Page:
What Is White Fish In Sushi?
Sushi. What fish are you actually being served? Tuna, salmon, Japanese yellowtail, freshwater eel, and white fish were the most common types of fish arriving at the restaurant when I began my career as a sushi chef eighteen years ago. I am using the general term “white fish” because even when there were fewer than 10 varieties of white fish on the menu, many of them were mislabeled.
This year, I will have served over 100 species of fish, the majority of which were whitefish. The term whitefish, or Shiromi, refers to any fish with white flesh. This includes flounder (Hirame), sea bass (Suzuki), and sea bream (Tai), among others. Even with these names, however, the fish were only broadly classified.
Japanese sushi chefs would only consider Suzuki to be genuine striped bass. Today, however, many of us, including myself, use striped bass hybrids. I serve five species of flounder, and their English names are the best way to identify them in the restaurant.
We strive to be as precise as possible when identifying fish. A sushi chef who knowingly markets one fish as another is guilty of one of the most egregious offenses. This occurs more frequently than you may think. I have heard of sushi chefs selling a single fish as FIVE distinct species! In this instance, the restaurant also sold tilapia as flounder (Hirame), seabass (Suzuki), sea bream (Madai), and red snapper (Madai) (Tai).
Other instances of misrepresentation involve the most popular fish, tuna. Yellowfin, Bigeye, and Bluefin tuna are the primary species used in sushi restaurants. There are three distinct species of bluefin tuna: northern Pacific, southern Pacific, and Atlantic.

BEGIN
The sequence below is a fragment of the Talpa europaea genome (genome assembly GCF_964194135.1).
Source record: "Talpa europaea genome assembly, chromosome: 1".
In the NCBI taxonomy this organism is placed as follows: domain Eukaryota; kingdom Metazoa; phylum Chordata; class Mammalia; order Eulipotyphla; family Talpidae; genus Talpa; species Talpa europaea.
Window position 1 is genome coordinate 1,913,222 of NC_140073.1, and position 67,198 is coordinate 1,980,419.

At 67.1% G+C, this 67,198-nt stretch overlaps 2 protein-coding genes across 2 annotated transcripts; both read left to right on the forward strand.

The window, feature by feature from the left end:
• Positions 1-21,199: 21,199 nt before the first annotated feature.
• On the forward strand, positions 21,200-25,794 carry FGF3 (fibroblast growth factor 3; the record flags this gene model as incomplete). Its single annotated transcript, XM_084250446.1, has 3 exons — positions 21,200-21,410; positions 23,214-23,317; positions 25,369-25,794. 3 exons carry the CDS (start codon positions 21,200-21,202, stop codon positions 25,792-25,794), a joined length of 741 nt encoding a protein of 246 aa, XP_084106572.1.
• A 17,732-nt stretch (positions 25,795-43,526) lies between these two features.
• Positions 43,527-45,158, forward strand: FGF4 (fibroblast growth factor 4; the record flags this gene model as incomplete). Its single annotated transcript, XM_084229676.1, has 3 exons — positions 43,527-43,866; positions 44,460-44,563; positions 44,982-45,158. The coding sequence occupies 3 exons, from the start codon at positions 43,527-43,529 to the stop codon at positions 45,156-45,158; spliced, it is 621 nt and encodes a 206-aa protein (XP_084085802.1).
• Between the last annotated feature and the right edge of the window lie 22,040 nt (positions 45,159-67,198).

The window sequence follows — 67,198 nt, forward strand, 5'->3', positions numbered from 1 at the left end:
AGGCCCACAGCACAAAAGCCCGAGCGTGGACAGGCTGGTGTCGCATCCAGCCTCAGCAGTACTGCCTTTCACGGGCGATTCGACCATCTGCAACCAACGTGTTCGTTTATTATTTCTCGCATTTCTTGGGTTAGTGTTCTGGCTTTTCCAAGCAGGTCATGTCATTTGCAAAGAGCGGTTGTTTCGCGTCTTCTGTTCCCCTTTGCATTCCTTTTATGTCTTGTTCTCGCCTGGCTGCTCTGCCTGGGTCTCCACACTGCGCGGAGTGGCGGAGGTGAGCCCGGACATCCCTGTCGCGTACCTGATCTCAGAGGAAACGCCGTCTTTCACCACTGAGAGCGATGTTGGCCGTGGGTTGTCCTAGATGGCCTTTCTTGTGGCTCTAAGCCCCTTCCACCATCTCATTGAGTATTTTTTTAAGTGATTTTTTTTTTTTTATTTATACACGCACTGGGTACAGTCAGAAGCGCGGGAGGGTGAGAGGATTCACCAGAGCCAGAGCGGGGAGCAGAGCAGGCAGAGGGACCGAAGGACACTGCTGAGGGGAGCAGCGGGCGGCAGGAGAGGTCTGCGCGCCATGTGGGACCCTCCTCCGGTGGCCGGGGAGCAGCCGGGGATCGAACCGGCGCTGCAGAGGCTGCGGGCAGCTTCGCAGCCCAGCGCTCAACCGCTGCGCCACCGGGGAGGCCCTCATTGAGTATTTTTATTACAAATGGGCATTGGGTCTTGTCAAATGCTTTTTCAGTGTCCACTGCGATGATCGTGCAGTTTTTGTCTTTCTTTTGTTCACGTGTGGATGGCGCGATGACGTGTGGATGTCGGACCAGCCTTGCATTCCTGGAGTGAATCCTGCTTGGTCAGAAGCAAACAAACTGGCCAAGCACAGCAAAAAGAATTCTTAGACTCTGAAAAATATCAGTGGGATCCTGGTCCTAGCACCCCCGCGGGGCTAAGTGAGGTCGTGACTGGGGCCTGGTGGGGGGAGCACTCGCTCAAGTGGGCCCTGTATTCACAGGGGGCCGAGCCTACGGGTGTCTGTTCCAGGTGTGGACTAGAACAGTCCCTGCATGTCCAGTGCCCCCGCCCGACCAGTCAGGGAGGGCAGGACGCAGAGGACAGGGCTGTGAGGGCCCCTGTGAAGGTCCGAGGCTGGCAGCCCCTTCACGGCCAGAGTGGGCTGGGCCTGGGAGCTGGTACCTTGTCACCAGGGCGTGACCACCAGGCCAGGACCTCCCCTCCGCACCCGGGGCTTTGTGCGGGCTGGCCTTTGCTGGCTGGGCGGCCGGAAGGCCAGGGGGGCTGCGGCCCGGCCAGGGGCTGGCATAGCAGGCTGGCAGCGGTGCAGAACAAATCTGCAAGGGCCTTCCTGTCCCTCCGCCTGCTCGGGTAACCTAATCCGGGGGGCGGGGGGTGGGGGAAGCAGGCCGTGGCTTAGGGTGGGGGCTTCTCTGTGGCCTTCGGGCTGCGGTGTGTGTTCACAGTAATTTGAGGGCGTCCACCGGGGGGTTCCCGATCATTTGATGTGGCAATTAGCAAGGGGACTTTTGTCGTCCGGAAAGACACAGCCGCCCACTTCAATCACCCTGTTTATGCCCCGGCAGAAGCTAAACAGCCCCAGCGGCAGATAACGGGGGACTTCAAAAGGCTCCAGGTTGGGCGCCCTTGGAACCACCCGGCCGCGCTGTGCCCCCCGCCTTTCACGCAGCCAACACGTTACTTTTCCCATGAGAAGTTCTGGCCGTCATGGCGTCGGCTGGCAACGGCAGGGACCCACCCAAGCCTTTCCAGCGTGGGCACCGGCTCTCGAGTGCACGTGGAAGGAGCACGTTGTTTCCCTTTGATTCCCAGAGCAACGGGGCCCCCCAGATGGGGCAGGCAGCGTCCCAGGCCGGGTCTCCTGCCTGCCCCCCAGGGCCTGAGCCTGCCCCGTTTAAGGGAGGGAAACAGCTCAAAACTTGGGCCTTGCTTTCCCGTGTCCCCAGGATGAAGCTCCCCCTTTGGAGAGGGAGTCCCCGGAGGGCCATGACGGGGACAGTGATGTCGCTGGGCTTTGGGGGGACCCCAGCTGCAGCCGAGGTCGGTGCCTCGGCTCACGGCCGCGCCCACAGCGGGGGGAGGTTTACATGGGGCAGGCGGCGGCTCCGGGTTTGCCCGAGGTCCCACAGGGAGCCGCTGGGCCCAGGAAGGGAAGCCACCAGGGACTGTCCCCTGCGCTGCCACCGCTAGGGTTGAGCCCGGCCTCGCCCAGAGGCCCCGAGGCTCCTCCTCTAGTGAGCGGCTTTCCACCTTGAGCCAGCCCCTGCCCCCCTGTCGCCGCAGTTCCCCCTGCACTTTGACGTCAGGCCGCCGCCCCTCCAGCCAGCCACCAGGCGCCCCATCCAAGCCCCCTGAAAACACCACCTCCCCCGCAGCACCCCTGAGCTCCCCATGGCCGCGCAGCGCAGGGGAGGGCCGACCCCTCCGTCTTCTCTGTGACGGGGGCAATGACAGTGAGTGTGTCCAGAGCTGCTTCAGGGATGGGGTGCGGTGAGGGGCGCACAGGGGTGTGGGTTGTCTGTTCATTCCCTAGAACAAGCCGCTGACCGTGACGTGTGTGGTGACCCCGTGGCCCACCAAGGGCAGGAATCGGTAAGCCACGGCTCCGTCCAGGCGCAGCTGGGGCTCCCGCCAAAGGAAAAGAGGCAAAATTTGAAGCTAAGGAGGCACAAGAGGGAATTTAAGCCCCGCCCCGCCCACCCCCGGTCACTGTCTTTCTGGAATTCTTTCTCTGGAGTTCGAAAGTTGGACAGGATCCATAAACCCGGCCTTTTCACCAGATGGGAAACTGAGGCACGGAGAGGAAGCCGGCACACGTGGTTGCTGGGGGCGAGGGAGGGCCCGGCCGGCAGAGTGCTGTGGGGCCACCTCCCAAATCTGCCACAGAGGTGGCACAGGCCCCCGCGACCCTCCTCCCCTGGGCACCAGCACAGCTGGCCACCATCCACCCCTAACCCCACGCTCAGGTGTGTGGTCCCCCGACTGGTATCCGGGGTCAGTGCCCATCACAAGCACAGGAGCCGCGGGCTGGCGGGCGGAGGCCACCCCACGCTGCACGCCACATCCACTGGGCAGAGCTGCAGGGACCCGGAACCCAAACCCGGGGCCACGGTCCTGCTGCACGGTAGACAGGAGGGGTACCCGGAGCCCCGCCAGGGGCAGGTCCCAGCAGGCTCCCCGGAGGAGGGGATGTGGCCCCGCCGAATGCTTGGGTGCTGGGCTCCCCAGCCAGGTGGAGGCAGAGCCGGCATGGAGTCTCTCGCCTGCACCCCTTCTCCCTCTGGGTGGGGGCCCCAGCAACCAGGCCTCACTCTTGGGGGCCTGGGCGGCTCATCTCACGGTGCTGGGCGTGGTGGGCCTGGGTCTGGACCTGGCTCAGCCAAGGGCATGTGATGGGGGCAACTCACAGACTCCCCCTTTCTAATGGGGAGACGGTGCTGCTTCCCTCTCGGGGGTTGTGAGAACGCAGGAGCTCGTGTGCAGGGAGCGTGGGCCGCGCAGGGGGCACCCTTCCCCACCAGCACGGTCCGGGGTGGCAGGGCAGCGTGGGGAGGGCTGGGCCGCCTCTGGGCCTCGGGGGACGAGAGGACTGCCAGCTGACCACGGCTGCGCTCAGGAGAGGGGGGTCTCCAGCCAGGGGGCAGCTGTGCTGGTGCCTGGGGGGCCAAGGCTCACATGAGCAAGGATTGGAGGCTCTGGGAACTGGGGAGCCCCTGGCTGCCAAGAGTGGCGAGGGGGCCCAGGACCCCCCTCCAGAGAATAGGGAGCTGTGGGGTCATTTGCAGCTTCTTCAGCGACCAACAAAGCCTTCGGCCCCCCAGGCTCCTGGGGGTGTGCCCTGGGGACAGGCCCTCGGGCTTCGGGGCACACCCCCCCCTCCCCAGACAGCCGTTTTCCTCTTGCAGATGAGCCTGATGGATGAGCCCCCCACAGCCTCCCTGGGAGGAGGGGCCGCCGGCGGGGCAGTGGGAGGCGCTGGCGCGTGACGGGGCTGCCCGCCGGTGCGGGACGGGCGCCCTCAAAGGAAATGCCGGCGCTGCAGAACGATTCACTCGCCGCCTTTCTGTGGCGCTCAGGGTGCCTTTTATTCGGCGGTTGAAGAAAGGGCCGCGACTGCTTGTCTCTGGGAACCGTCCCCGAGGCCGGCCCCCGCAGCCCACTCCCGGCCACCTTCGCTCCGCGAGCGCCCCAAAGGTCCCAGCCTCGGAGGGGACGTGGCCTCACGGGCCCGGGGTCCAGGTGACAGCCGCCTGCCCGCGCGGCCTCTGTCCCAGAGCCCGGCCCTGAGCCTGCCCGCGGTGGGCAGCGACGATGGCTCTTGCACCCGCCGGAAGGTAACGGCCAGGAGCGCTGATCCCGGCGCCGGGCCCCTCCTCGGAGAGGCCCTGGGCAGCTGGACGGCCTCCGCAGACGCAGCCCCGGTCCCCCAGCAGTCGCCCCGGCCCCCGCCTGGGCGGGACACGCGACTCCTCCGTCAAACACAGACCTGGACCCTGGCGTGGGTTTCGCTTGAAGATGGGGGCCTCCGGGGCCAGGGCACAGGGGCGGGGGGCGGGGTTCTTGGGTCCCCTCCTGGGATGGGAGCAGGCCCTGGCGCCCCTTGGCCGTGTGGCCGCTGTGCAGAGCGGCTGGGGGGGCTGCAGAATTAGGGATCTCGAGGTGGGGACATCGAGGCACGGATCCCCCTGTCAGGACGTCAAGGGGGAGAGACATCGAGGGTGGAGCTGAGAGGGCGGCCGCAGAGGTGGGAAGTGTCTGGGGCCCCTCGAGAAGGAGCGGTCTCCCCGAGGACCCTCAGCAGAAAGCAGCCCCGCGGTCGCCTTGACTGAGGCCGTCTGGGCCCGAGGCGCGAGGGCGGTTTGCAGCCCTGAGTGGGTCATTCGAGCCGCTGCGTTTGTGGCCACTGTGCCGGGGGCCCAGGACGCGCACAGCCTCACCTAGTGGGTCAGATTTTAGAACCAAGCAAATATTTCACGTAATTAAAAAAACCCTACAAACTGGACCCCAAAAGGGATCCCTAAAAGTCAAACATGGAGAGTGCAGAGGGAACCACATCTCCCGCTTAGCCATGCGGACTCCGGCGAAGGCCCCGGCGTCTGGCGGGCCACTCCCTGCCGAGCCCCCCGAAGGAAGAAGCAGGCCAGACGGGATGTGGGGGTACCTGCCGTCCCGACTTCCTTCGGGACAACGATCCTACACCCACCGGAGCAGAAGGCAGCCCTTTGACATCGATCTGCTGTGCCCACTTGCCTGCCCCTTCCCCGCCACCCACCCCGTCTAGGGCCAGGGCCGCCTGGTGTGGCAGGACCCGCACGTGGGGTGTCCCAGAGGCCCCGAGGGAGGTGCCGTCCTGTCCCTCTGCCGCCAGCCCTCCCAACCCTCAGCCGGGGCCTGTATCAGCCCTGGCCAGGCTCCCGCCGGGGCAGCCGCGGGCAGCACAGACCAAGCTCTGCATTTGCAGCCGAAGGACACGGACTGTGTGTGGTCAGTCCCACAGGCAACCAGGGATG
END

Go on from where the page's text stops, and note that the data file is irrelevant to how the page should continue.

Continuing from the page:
- This distinction is crucial in terms of sustainability (In another post).
- The flavor and fat content of the three species of tuna differ significantly.
- The Yellowfin is the mildest and has the lowest fat content, the Bigeye has a moderate to high fat content, and the Bluefin has the most flavor and fat content, making its O-toro, belly cut, highly desirable.
Restaurants sometimes refer to Yellowfin as Bigeye and charge a premium. However, it is challenging to misrepresent Yellowfin as Bluefin. The contrast between flavor and fat is simply too great. However, misrepresentation of tuna typically occurs with white tuna, not red.
- There is no true “white” tuna, but sushi restaurants will market other fish as “SUPER white tuna” in order to entice customers to purchase a fish they would not ordinarily purchase.
- Escolar is among these species.
- Escolar, which was banned in Japan in 1977 and in the early 1990s in the United States, has returned to American sushi menus as a popular fatty fish option.
However, buyers should be aware that escolar contains a waxy keto ester that is indigestible by humans. Consuming more than 3 ounces of this fish, whether raw or cooked, can cause digestive issues that will send you to the restroom (). For your next sushi dinner, choose a restaurant that is forthcoming about the origin of its fish and the suppliers.
Which white fish can be used in sushi rolls?
I’ve been making sushi with salmon and tuna for some time, but I’d like to know if there are any firm white-fleshed fish that pair well with apple and cucumber in rolled sushi. I’ve tried cod, but it’s not particularly flavorful.
How is tuna referred to in Japanese?
– What is the distinction between maguro, tsuna, and shiichikin? The Japanese term, or maguro, is used to refer to both raw and cooked tuna. (tsuna) is derived from English and refers to canned drained, flaked tuna, whereas (shiichikin) means “sea chicken” and is the brand name of canned tuna used by Hagoromo Foods Corporation.
How is Hamachi sushi made?
Hamachi vs. Maguro – Hamachi is a migratory species of yellowtail (tuna-like fish) found off the coasts of the United States and Japan. In sushi restaurants, farmed hamachi is frequently served separately from skipjack tuna or “maguro.”